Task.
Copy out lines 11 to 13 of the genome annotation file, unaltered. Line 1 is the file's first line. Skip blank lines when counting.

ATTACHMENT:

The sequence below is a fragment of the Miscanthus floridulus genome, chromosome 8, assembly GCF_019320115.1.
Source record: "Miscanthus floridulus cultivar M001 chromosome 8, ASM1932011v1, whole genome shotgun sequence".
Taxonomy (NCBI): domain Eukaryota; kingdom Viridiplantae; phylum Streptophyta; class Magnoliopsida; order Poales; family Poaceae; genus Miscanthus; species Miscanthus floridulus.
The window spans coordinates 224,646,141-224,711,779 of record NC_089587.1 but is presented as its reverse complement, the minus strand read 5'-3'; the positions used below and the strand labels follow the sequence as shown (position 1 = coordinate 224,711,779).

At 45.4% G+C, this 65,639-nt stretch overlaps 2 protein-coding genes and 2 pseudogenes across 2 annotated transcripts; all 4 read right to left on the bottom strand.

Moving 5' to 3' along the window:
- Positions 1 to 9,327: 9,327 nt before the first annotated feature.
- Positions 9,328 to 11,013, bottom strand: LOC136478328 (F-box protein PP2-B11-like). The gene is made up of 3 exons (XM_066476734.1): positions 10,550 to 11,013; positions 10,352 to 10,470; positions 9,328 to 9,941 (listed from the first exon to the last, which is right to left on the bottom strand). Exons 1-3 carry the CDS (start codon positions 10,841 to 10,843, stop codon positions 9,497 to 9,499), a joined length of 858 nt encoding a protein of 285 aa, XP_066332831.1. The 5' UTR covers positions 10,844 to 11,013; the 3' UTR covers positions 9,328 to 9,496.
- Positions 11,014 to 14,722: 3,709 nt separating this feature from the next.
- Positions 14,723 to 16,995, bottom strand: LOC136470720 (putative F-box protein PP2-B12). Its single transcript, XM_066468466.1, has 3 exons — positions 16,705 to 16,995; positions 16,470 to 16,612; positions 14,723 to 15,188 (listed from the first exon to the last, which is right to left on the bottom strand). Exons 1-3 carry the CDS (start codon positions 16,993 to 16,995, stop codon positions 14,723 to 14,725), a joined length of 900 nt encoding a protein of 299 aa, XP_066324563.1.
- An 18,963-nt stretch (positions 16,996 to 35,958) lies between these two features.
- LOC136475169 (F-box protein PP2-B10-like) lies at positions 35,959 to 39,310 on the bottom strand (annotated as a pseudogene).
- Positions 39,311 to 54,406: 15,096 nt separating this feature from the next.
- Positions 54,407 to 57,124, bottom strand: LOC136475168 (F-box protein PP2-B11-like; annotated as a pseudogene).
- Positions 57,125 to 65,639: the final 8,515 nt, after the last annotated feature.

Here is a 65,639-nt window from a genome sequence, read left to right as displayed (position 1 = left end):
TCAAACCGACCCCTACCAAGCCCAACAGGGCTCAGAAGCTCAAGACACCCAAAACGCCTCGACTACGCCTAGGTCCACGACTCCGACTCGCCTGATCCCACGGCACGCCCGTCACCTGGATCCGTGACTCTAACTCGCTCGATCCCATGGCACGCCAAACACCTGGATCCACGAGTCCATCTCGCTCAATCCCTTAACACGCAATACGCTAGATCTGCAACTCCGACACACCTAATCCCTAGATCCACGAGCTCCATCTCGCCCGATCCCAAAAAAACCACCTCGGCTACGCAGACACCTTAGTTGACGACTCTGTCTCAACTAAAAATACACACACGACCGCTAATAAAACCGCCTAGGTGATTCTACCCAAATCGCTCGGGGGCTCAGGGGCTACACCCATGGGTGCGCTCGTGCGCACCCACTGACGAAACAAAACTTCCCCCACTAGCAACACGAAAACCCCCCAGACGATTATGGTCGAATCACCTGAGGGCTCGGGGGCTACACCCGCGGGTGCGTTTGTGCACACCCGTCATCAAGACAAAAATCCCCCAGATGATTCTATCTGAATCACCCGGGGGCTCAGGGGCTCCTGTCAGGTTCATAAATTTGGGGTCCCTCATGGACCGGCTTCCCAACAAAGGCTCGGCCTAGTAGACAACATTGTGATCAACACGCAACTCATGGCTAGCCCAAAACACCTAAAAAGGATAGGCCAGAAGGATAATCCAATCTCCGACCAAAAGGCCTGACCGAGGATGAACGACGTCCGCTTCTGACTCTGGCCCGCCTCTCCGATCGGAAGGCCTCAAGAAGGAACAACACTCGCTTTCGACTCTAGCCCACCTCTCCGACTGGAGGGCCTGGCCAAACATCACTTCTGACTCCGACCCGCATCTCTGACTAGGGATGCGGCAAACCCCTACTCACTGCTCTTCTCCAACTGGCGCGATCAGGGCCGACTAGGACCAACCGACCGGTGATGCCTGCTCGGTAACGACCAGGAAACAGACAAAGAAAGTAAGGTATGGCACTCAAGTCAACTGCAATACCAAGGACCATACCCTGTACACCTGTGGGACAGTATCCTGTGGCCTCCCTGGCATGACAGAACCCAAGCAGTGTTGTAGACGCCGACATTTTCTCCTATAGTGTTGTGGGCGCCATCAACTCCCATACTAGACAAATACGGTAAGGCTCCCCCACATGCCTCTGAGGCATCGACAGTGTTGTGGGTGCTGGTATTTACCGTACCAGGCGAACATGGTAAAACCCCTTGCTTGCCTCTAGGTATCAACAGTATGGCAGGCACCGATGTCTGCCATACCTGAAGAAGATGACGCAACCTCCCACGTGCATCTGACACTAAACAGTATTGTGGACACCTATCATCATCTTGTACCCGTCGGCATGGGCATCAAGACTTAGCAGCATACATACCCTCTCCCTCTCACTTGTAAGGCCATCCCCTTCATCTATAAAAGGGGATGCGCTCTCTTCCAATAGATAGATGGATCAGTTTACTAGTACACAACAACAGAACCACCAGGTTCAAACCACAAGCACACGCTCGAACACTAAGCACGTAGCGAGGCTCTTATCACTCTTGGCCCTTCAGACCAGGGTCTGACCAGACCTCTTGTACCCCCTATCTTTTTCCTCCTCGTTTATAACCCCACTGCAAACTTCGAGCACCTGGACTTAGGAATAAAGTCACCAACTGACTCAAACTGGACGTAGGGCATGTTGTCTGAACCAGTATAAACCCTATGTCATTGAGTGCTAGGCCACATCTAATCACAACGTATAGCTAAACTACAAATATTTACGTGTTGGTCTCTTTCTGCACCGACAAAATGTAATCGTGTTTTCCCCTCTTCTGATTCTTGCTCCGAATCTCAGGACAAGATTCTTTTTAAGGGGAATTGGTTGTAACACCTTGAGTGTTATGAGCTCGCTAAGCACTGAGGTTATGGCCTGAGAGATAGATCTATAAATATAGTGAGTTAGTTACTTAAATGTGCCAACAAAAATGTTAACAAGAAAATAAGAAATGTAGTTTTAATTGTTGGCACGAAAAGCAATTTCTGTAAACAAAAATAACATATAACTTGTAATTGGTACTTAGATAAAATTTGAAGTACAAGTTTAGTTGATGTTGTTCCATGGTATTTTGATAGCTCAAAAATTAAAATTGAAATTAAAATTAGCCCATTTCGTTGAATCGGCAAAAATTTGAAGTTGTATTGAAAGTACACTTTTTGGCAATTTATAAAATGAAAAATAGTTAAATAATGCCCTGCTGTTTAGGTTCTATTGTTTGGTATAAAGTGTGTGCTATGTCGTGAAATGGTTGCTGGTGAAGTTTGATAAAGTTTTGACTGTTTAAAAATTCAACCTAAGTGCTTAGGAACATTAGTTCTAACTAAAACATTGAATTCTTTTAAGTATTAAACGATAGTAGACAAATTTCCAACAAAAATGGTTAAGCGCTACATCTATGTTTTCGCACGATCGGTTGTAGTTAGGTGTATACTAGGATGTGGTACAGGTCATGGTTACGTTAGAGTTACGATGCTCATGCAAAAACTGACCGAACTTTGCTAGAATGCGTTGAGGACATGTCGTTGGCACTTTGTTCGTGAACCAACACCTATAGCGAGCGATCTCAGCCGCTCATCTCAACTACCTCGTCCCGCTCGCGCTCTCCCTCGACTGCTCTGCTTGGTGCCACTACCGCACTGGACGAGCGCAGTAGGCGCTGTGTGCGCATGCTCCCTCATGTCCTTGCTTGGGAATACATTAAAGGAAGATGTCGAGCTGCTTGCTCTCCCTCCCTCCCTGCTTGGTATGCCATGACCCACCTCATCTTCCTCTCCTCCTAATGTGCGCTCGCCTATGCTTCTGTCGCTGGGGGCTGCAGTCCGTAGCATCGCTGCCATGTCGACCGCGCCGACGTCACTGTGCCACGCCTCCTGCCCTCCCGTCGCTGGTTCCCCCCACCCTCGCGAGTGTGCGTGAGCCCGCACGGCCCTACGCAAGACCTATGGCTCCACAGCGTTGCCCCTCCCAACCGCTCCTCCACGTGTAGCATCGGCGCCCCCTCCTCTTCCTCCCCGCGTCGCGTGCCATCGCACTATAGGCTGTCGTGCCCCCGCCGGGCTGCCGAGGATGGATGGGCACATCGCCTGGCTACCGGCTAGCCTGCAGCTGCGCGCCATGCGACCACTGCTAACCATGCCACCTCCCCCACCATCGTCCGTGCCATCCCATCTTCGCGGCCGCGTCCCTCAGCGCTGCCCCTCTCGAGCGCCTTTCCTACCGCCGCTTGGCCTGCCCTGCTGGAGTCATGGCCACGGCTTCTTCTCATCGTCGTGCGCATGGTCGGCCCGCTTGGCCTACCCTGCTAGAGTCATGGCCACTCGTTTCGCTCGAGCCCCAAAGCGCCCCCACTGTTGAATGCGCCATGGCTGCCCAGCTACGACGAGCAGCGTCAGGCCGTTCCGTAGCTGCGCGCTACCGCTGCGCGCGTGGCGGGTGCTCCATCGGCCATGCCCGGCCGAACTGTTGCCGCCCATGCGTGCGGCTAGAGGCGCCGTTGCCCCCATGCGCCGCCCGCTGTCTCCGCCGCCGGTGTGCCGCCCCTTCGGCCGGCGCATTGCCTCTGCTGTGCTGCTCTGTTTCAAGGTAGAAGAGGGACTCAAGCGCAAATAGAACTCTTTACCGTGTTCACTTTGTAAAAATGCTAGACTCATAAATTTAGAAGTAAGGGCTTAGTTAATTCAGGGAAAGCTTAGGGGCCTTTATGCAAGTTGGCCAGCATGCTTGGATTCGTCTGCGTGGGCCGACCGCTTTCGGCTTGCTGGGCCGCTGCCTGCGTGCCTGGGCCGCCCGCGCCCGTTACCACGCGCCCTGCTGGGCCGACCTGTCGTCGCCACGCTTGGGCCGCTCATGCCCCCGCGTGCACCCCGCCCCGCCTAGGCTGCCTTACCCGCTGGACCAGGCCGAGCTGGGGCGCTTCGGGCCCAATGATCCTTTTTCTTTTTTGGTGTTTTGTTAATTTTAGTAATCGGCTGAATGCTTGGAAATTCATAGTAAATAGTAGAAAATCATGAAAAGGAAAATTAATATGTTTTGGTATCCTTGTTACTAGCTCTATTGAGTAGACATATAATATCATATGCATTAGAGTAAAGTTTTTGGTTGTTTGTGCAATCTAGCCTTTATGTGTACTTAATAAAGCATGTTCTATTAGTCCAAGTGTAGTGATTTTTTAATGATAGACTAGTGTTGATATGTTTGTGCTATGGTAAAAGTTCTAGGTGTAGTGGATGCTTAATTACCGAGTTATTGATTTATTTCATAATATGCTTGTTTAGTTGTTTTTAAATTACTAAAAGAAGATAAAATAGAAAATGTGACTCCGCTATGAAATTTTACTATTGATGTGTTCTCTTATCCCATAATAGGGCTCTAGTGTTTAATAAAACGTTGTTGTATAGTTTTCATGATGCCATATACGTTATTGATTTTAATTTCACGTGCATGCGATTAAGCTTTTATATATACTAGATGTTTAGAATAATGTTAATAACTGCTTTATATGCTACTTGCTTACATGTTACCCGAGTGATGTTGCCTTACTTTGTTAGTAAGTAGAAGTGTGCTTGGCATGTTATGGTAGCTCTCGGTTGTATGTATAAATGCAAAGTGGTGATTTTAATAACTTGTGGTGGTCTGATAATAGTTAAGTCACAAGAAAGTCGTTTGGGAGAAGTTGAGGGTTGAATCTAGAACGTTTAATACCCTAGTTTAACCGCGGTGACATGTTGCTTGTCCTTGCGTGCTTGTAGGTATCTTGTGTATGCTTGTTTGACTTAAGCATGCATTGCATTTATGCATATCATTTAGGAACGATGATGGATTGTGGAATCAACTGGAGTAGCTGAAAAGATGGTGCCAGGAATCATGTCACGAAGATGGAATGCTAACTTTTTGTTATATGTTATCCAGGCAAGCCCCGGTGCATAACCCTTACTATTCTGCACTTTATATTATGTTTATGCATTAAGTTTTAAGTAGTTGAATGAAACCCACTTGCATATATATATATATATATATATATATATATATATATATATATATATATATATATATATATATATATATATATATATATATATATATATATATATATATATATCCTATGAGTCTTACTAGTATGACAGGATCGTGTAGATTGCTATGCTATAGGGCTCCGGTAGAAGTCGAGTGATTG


- An 18,963-nt stretch (positions 16,996 to 35,958) lies between these two features.
- LOC136475169 (F-box protein PP2-B10-like) lies at positions 35,959 to 39,310 on the bottom strand (annotated as a pseudogene).
- Positions 39,311 to 54,406: 15,096 nt separating this feature from the next.